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Publication numberUS3117549 A
Publication typeGrant
Publication dateJan 14, 1964
Filing dateApr 9, 1962
Priority dateApr 9, 1962
Publication numberUS 3117549 A, US 3117549A, US-A-3117549, US3117549 A, US3117549A
InventorsRipepe Frank A
Original AssigneeRipepe Frank A
Export CitationBiBTeX, EndNote, RefMan
External Links: USPTO, USPTO Assignment, Espacenet
Safety warning signal for vehicles
US 3117549 A
Abstract  available in
Previous page
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Claims  available in
Description  (OCR text may contain errors)

Jan. 14, 1964 F. A. RlPEPE SAFETY WARNING SIGNAL FOR VEHICLES 2 Sheets-Sheet 1 Filed April 9, 1962 I- l Llltl'l ll INVENTOR. m 4. RIPE/q! f a Z.

Jan. 14,1964 F. A. RIPEPE 3,117,549

SAFETY WARNING SIGNAL FOR VEHICLES Filed April 9, 1962 2,.Shets-Sheet 2 United States Patent 3,117,549 SAFETY WARNHNG SEGNAL EGR VEHBCLES F ank A. Psipepe, 1541 hateaufort Place, Detroit, Mich. Filed Apr. 9, 1%2, @er. No. 135,923 1 Claim. ({Jl. ll628) The present invention relates to signal devices for vehicles, and more particularly to a safety warnin signal retained in a retracted position upon the vehicle.

Heretoi'ore, due to emergencies, or for other reasons, vehicles moving along a travel highway or a throughway, are required to stop, to pull over to the side of the road, and wherein limited means are presently available to the driver of the vehicle in order to give a warning to vehicles behind him where a change will be made in his progress, either in speed or in direction.

It therefore the object of the present invention to provide upon the rear of the vehicle a safety warning signal device which can be activated by the driver within the vehicle and which will give a visible warnin signal to oncoming drivers from the rear which can indicate Danger or $08, or any other message.

I is another object of the present invention to provide a collapsible device which is stored normally within the vehicle body, preferably below the deck and adjacent the trunk compartment, wmch upon manual release by the driver, will permit the automatic extension of a safety signalling mechanism, such as an SOS signal, or will otherwise elevate and expand a flag to call attention to oncoming drivers from the rear that the car is about to stop, or is about to change lanes, or merely to indicate its parked position on the side of the highway.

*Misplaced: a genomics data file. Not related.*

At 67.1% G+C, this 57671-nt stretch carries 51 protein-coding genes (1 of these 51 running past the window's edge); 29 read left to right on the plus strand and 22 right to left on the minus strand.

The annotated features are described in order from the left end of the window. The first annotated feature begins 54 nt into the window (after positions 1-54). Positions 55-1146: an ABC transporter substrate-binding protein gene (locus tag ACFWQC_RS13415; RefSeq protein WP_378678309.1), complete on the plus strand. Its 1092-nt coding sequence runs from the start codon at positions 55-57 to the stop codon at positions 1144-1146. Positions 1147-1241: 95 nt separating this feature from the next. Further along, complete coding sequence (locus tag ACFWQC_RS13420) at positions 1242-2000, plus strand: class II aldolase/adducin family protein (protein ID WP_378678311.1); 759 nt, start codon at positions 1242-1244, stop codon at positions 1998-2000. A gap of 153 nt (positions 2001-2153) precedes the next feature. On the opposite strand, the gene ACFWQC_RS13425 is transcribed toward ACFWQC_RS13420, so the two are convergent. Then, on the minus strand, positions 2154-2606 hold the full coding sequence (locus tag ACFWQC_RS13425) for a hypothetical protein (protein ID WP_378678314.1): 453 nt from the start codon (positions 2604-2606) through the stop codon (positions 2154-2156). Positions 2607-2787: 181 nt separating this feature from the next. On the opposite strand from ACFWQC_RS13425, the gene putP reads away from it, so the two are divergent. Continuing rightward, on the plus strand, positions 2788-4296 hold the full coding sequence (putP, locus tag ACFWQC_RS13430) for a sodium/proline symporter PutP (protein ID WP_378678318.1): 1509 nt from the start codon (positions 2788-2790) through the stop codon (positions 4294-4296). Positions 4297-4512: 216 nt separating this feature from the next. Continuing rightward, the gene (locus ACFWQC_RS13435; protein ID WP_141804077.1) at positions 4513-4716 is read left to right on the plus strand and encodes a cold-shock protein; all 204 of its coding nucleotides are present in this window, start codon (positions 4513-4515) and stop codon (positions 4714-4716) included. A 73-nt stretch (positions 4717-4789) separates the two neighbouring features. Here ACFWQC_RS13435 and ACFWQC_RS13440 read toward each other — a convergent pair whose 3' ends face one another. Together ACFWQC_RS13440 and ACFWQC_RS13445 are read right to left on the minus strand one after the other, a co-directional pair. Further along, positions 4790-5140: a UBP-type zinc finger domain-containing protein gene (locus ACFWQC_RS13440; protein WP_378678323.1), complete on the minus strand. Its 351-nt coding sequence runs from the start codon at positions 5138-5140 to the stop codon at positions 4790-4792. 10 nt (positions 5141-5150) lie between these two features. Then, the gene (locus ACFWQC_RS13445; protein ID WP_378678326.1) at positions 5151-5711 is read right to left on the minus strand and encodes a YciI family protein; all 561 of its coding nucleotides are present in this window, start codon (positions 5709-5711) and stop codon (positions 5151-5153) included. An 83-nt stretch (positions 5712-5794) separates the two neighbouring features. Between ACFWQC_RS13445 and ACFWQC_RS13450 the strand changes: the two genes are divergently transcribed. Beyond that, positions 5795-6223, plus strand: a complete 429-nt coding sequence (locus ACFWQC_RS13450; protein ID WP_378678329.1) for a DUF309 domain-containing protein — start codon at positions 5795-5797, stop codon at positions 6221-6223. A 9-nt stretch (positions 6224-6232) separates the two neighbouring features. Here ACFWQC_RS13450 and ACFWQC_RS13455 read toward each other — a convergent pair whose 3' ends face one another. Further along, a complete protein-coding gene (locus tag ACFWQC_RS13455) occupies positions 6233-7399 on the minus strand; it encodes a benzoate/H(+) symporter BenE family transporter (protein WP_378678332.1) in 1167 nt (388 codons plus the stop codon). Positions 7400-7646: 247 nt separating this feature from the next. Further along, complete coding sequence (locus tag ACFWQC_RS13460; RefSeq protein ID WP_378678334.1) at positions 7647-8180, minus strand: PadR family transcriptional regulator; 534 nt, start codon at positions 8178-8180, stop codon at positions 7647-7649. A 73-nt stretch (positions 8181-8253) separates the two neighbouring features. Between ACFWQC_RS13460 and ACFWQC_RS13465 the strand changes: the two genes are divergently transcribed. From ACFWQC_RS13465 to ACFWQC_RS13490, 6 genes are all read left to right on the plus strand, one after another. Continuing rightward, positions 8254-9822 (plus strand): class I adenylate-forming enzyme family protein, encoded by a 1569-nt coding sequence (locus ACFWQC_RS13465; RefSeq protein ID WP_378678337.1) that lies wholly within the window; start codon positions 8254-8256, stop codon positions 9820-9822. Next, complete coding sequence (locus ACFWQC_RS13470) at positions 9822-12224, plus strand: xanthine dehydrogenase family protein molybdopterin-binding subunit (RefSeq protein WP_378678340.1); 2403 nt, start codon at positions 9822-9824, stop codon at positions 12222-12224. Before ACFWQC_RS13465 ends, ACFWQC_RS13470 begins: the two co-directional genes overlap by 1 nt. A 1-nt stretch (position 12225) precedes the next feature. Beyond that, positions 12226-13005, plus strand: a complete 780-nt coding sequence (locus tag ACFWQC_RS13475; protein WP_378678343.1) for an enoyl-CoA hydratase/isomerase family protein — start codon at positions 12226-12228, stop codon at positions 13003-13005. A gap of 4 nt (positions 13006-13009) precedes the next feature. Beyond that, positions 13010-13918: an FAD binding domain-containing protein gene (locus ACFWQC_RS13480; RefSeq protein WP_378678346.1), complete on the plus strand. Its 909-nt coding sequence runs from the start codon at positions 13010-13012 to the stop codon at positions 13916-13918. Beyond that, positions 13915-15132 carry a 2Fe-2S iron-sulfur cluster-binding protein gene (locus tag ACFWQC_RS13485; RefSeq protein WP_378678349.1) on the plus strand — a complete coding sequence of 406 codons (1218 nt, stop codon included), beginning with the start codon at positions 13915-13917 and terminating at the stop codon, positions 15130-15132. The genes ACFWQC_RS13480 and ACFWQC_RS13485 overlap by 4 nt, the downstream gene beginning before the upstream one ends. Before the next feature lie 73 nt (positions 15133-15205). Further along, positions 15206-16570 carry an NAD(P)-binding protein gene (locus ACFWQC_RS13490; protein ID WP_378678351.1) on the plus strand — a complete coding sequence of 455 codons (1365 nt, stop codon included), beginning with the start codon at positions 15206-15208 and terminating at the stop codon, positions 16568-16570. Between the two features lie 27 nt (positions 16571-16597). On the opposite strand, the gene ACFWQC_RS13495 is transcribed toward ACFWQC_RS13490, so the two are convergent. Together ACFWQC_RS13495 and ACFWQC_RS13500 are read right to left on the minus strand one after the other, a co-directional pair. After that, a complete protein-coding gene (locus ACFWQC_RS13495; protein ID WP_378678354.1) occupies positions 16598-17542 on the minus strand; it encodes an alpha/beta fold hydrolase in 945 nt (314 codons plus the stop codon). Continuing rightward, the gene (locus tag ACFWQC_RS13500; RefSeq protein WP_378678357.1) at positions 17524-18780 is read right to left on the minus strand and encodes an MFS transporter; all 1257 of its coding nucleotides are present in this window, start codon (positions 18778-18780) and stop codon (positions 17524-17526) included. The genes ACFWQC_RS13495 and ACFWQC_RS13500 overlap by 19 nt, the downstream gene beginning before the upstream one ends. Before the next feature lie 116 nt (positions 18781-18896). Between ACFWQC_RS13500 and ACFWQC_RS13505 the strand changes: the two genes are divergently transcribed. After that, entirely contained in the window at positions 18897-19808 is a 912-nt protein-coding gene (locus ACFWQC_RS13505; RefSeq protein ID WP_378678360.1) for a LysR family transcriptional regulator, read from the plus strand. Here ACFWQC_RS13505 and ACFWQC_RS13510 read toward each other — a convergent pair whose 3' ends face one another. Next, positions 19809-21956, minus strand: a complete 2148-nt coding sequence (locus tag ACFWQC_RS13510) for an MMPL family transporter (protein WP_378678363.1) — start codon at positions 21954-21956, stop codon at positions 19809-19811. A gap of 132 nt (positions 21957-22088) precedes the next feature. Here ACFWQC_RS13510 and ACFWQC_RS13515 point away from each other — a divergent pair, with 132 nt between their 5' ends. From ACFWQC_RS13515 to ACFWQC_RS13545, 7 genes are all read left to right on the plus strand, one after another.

it is another object of the present invention to provide a war; 'ng si nal device in the nature of a series of telescoping tubes, or supports which are mounted within the vehicle body and normally retained in a retracted position and wherein the outermost of the supporting tubes carries a flag or other signal strip which is normally collapsed when stored, but which when elevated, becomes released so as to give a message or warning to the oncomdriver.

These and other objects will be seen from the following specification and claim in conjunction with the appended drawings in which:

FIG. 1 is a rear elevational view of a vehicle with the present safety warning signal in extended use position, as it would be viewed by an oncoming driver from the rear of the vehicle shown.

PEG. 2 is an elevational section partially broken away illustrating the construction and arrangement of the telescoping tubes and support tube, as mounted upon the floor of the vehicle storage compartment.

FIG. 3 is a fragmentary elevational section of the uper portion of the telescoping structure shown in FlG. showing the relationship of parts when collapsed with aspect to the veh cle deck.

FIG. 4 is a fragmentary section taken on line 4--4, PEG. 2 also illustrating the construction of the remote controlled manual release means for the safety signal device.

FIG. 5 is a section taken on the line 5-5 of FIG. 2.

FIG. 6 is a fragmentary section of the lower portion of the present si nal device showing the lowermost telescoping tube in fully extended position with respect to the support tube.

FIG. 7 is a fragmentary vertical section complementing PEG. 6, being a continuation thereof, illustrating the expanded position of the safety signal in the use position corresponding to that shown in FIG. 1.

FrG. 8 is a fragmentary section taken on line 83 of FIG. 7.


It will be understood that the above drawings illustrate namely a preferred embodiment of the invention and that other embodiments are contemplated within the scope of the claim hereafter set forth.

Referring to the drawings, the rear portion of a vehicle is shown in FIG. 1, which includes a conventional rear deck 29, and adjacent thereto a rear storage compartment which has a door 18, as iragmentarily shown in F168. 2 and 6.

The present safety signal device includes an upright support tube 11, whose top wall is apertured as at 12 to define a retaining shoulder, as hereinafter described.